(Even I must admit that the first two are very obscure. I included a link to Caballé singing the Parisina aria. The last two are well-known and easy to find.)

Later, theme and variation arias became popular in the lesson scene. 

Ah! Vous dirai-je maman” (Twinkle, Twinkle Little Star) from Le toréador by Adolphe Adam

(Even if this piece is unfamiliar, everyone will know the tune. I have provided a link to a performance of Beverly Sills and company performing this in a production of Barbiere which shows how recently this aria was still being performed. This is a fun and audience-pleasing piece for recitals. Curiously when searching I found mostly pianists of the current generation performing a transcription of it.)

Air à la tyrolienne by Johann Nepomuk Hummel (includes yodeling!)

“Air varié” by Pierre Rode (This one is curious as it is a violin piece! It is only fair that singers perform transcriptions of instrumental pieces considering how often the reverse happens!)

Beginning with Patti and extending to about WWI it became common for Rosinas to sing 3-4 arias in the lesson scene giving the audience a mini-concert at that point, although even before Patti, there were singers doing more than singing one aria in that scene. Pauline Viardot often sang a selection of Spanish songs and then played some Chopin Marzurkas on the piano in the lesson scene. 

Marcella Sembrich (whom many critics considered to be Patti’s rightful successor) offered “Voci di primavera” (Frühlingstimmen) a concert aria by Johann Strauss Jr, followed by the song “Zyczenie” (Maiden’s Wish) by Chopin (she accompanied herself on the piano for the Chopin) and then concluded with “Ah! Non giunge” from Bellini’s La Sonnambula. Later she replaced the last piece with an unidentified German lullaby and Lucia’s Mad Scene.

In the following generations the following pieces were commonly found in various combinations in the lesson scene:

Home Sweet Home by Sir Henry Bishop

Il bacio by Luigi Arditi

“The Last Rose of Summer” for Flotow’s Martha

The Swiss Echo Song by Karl Anton Florian Eckert

https://imslp.org/wiki/Schweizer_Echolied%2C_Op.21_(Eckert%2C_Karl_Anton_Florian)

“Carnival of Venice” a variation set by Jules Benedict

“Charmant oiseau” from Félicien David’s Le perle du Brésil

“Je suis Titania” from Ambroise Thomas’s Mignon

The Belle Song from Lakmé by Leo Delibes

The mad scene from Lucia!

Nellie Melba favored “Sévillane” by Massenet and “Serenata” by Tosti

After WW II some of the excesses started to be curtailed and many singers went back to singing “Contro il cor” in the lesson scene. Maria Callas did as much as anyone to advocate to returning Rossini’s original aria to the mad scene with her popular 1957 recording of the complete opera. We still hear interpolations in that scene, although usually it is another Rossini aria like the Rondo from La Donna del Lago. (I heard Cecilia Bartoli perform that aria in the lesson scene in 1992.) I can’t remember hearing of a mini-concert performed at that moment in my lifetime.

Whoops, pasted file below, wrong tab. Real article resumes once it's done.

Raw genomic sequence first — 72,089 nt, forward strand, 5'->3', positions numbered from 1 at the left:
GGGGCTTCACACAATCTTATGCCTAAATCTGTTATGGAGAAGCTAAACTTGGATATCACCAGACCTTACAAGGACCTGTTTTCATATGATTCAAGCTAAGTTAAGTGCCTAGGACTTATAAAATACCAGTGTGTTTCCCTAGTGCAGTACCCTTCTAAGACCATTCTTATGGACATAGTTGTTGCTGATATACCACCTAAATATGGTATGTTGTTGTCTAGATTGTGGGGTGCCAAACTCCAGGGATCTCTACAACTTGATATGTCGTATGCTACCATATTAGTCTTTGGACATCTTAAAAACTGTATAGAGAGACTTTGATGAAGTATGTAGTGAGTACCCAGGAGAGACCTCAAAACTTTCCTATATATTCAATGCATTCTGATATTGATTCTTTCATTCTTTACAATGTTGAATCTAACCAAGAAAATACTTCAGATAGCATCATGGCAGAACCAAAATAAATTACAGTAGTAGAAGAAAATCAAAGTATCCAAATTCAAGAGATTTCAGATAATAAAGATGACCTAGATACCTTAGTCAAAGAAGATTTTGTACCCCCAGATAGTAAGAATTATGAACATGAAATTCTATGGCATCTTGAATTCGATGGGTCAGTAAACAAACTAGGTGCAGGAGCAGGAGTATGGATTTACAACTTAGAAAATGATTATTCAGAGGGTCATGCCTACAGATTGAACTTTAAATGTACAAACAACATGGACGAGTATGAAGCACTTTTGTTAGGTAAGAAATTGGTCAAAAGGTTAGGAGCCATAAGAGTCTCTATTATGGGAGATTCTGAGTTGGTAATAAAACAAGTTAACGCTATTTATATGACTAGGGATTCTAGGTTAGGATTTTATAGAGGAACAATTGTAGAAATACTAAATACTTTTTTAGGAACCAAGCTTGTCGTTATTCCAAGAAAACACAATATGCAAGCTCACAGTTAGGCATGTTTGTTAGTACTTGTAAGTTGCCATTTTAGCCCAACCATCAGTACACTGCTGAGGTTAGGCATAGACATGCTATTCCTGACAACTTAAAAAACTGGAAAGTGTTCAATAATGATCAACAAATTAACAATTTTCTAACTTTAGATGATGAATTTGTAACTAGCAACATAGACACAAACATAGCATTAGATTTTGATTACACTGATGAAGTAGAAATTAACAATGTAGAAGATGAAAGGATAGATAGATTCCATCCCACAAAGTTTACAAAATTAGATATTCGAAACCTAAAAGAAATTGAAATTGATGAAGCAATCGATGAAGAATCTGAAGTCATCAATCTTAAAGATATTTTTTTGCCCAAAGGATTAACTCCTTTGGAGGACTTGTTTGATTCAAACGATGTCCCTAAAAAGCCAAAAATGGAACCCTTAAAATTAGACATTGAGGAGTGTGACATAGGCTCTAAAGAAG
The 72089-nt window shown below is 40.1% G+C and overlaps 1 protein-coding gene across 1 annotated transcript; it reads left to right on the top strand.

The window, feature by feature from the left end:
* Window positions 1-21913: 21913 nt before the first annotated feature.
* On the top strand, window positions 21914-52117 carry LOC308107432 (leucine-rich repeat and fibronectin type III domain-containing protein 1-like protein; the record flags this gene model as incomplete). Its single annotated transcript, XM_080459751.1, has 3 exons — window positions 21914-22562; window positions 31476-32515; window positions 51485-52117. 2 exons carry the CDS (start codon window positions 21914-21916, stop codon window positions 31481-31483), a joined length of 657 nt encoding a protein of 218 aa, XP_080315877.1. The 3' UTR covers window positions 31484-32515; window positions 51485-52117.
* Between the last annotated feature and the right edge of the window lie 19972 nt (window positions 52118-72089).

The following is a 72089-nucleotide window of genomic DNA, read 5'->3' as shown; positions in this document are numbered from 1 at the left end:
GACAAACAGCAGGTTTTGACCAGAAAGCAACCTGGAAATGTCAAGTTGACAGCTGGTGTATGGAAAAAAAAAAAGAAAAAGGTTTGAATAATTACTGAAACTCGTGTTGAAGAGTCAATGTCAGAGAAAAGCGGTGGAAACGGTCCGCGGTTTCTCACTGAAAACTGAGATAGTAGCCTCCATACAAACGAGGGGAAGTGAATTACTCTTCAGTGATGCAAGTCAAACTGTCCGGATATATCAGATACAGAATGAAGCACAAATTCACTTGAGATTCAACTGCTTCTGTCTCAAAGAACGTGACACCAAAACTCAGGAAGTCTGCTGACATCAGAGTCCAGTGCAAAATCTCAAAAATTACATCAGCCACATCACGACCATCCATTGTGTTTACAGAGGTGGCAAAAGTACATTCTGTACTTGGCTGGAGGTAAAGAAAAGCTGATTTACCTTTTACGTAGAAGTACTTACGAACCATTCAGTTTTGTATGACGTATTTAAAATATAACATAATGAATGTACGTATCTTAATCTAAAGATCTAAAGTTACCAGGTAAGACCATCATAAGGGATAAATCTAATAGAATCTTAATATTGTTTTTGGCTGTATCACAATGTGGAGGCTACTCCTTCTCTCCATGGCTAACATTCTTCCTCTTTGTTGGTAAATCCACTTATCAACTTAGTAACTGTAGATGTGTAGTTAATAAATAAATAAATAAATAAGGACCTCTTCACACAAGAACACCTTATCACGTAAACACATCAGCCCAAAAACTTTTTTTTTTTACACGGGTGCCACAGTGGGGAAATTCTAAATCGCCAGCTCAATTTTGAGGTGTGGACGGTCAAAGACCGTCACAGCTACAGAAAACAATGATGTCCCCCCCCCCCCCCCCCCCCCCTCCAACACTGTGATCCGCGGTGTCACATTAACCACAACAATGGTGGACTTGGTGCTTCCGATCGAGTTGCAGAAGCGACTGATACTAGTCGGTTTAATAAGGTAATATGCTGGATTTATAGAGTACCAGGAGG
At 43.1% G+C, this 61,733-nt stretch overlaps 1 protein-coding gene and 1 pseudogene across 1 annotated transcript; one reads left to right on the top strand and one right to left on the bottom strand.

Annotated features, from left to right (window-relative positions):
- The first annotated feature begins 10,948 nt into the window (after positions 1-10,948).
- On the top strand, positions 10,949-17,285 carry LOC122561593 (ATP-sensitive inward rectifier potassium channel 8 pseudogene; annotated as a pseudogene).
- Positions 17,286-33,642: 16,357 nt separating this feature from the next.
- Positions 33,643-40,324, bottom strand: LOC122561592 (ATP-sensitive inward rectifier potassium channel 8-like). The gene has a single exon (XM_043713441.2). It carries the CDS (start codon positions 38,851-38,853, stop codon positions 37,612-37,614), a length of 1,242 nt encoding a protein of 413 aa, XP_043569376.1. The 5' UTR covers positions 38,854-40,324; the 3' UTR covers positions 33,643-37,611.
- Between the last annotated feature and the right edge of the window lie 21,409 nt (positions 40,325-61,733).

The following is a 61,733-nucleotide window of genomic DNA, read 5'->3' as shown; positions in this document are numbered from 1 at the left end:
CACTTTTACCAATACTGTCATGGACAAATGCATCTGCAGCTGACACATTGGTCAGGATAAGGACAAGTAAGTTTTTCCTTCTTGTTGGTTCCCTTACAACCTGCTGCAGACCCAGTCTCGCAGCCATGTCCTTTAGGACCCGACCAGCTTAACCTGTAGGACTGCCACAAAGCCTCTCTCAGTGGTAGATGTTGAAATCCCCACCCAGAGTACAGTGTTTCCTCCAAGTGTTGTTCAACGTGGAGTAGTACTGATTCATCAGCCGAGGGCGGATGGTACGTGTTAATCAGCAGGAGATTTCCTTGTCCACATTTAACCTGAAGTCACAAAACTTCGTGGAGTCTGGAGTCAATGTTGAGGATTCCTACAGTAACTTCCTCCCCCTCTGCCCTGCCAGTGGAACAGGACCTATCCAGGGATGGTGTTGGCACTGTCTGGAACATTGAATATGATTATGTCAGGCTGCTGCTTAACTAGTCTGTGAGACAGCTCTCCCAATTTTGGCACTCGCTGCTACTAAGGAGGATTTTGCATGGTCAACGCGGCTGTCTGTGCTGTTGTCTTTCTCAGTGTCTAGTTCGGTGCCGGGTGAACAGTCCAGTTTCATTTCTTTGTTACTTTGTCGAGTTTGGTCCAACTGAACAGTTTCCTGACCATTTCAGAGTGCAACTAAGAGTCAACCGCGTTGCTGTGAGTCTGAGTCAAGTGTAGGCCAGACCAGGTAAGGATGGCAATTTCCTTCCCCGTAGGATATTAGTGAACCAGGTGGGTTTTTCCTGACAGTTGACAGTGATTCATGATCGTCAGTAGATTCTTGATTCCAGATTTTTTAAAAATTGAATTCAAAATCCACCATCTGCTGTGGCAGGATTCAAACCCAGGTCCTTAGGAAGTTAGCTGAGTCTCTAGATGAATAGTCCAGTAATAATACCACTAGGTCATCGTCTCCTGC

This is an interesting look at performance practice over the past 200 years. It also shows how the changes in casting of the role of Rosina and the many ups and downs of various pieces in the mezzo and soprano repertoire. Many of these pieces will be familiar. Some are easily found in some of the older coloratura anthologies, while others will likely be completely unknown to most singers and opera fans today. 

Many of these are worthy of rediscover. The lighter pieces would be appropriate for pops concerts or less formal events. Curiously, performances of many of these pieces are easier to find in piano or orchestral transcriptions than sung by sopranos. Transcriptions (like the variations) have made a huge comeback with pianists and yet classical singers and their teachers mostly remain in the purist camp. Not all of these will be to everyone’s taste, but we should bring back some fun to accompany the high notes!

Update: More Lesson Scene Interpolations!

Dr. Hilary Poriss has compiled a database of all the interpolations into the lesson scene that she and her colleagues could find. It’s much more extensive than the list I posted in an earlier blog post and includes a great deal of repertoire that will be of interest to singers. It also includes links to sources, reviews and in some cases the music itself. Here is the link. Enjoy. https://docs.google.com/spreadsheets/d/1zEVmg9O4nwFhNvRJxujqbhbjl0Y1Ot7ONu3uAorrO4s/edit#gid=1324449126

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The Garcia Family, Part II: Maria Malibran

Bushnell, Howard. Maria Malibran: A Biography of the Singer. University Park: Pennsylvania State University Press, 1979

Fitzlyon, April. Maria Malibran: Diva of the Romantic Age. London: Souvenir Press, 1987.

Last week while discussing Hillary Poriss’s excellent book on the trunk aria, a name came up that will likely show up many times on this blog: Maria Malibran. This would be a good time to continue looking at the Garcia family with the older sister Maria Malibran. As she did not leave behind any writings of her own other than correspondence and some romances, we will look at two English-language biographies of this legendary singer.